Notice the recesses for sheet and halyard tails, and the mainsheet traveler mounted on the sole. Another nice feature is the block and tackle backstay adjuster, which is lighter and faster than a hydraulic unit would be. This boat has teak toe rails that are smaller than I would like for cruising.
Near perfect accommodations plan.

Arcona offers the 410 in two and three cabin layouts, and I could live with either, but the two cabin version would be ideal for a cruising couple. The aft stateroom incorporates a huge berth, a large hanging/stowage locker and plenty of shelf space.  

The small deadlight in the hull will provide a surprising amount of light in the aft stateroom. 

The aft head is just large enough to incorporate a shower. The three cabin version of the 410 offers a single head, located aft, while the two cabin includes an additional small head in the forecabin. In the main salon you find a large galley to port, with lots of counter space. Notice that the lockers above the stove are raised a few inches above the counter. This cuts into locker space a bit but creates more counter space.

Scandinavian styling: simple lines and high quality woodwork.
The arrangement of the galley wouldn't be very convenient to work in when the boat is under sail. This is probably a reasonable compromise if you don't do a lot of cooking at sea. Once in the slip or on the anchor, I think the cook would like this wide open arrangement. the nav station, opposite the galley would be a nice place to work anytime. The chart table is an ample size and there is plenty of storage space.

 The main salon includes a large dropleaf table and plenty of seating space, but the settee to starboard doesn't look quite long enough to be a good sea berth. We have the same basic arrangement aboard Finisterra and I added a lee board in the quarterberth to convert it to a usable sea berth when we're underway.

The forward cabin includes the aforementioned head, a large v-berth and smallish hanging locker. The accommodations plan shows that the berth has been pushed aft a bit to allow for storage room aft of the anchor locker but I don't see an access hatch in the photo below. Aside from that, the forward cabin looks bright and airy.

V-berth in the 3 cabin version of the 410

The styling of the interior of the Arcona 410 fits nicely with the overall theme of clean, simple lines. While some might appreciate fancier design elements in the accommodations, I think this approach will wear well over time. The corners and edges are softer than we see in the latest designs from competitors like Beneteau and Hanse, yet it is a thoroughly modern looking interior. I like it a lot.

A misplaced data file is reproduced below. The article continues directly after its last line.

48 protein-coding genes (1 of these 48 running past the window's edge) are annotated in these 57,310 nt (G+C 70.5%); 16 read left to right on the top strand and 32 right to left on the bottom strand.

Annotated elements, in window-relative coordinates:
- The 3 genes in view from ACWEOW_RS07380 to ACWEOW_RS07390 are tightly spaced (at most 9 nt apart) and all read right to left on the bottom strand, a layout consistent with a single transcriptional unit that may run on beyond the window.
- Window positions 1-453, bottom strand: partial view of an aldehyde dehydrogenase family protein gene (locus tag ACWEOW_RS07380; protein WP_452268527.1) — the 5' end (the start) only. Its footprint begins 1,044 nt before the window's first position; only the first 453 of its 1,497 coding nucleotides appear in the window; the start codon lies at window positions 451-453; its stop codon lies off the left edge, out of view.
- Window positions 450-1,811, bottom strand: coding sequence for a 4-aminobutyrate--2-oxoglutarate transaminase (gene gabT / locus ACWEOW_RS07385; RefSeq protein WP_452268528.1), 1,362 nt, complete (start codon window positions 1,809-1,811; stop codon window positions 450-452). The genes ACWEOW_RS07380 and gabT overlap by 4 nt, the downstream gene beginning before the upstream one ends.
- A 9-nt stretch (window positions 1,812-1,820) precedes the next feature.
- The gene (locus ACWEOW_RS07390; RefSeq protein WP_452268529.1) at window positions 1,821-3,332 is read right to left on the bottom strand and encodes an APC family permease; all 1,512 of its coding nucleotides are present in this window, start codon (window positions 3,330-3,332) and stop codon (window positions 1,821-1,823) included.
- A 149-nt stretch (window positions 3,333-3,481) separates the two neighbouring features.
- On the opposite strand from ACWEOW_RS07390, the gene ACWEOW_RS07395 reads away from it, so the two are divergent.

Overall I give this boat high marks for design and it should be a worthy competitor in the marketplace as well as on the race course. Add a few amenities such as lazy jacks and an anchor windlass and you'll have a fine cruising yacht. I encourage you to visit the Arcona web site, which is where I found the information on this boat:

Thursday, December 4, 2014

Passage to La Cruz

Finisterra departed Puerto Los Cabos at 1130 on Friday, November 28th after five pleasant days in the marina. Conditions were expected to be mostly light air for the entire passage to La Cruz, which would be a nice change from the more boisterous conditions we experienced on the Pacific side of Baja. Our water tanks were nearly empty so as soon as we cleared the harbor mouth I started the watermaker and over the next 18 hours we added 125 gallons to the tanks.

Throughout that day and night the wind remained constant at 15-18 knots out of the north and we made good progress under sail. With light air in the forecast we were thinking of passing to the north of the Islas Tres Marias and stopping at Isla Isabella before turning south to Bahia de Banderas but the seas were still fairly rough, left over from the strong northerly blow of the previous few days, making it uncomfortable to sail toward that island. I was just as happy to leave the Marias to port and sail the more direct route.

Early the next morning the wind backed around to northwest and lightened to about 6 knots, which gave us a speed of about 3.5 knots toward our destination. I fired up the diesel and we motorsailed the rest of the way to La Cruz. I had been watching another sailing vessel on AIS that left San Jose an hour ahead of us. It was a nearly new 50 footer with a code Zero headsail up, which gave it good speed in light air, and it stayed about three miles ahead of us for the entire passage.

As we approached Bahia de Banderas I noticed that the other boat was headed directly for the Islas Tres Marietas instead of the safe channel between those islands and Punta de Mita. By the time we were within about ten miles of the Islas it was pretty clear that their intention was to thread their way through them. As it was a dark and moonless night, and knowing that the folks aboard that boat had never been in these waters before, I called them on the VHF and offered to give them some waypoints in the channel between the Marietas and Pta. de Mita. The skipper thanked me and altered course about 20 degrees and made the entrance to the bay safe and sound. The Tres Marietas are beautiful but there are lots of rocks and shoals around them, and it's not a place to be on a moonless night if you're not armed with very good local knowledge. Even then, it's better to visit them during the daytime.

Finisterra entered Bahia de Banderas just after 0300 local time. With no wind at all, we motored slowly toward La Cruz, timing our arrival for first light on Sunday, November 30th,  Nevertheless, was still pitch dark when we got there so we loitered just outside the anchorage until the first streaks of dawn appeared over the mountains to the east, then entered the harbor and took a berth on Gangway 10.

It was great to arrive back at our favorite harbor in all of Mexico.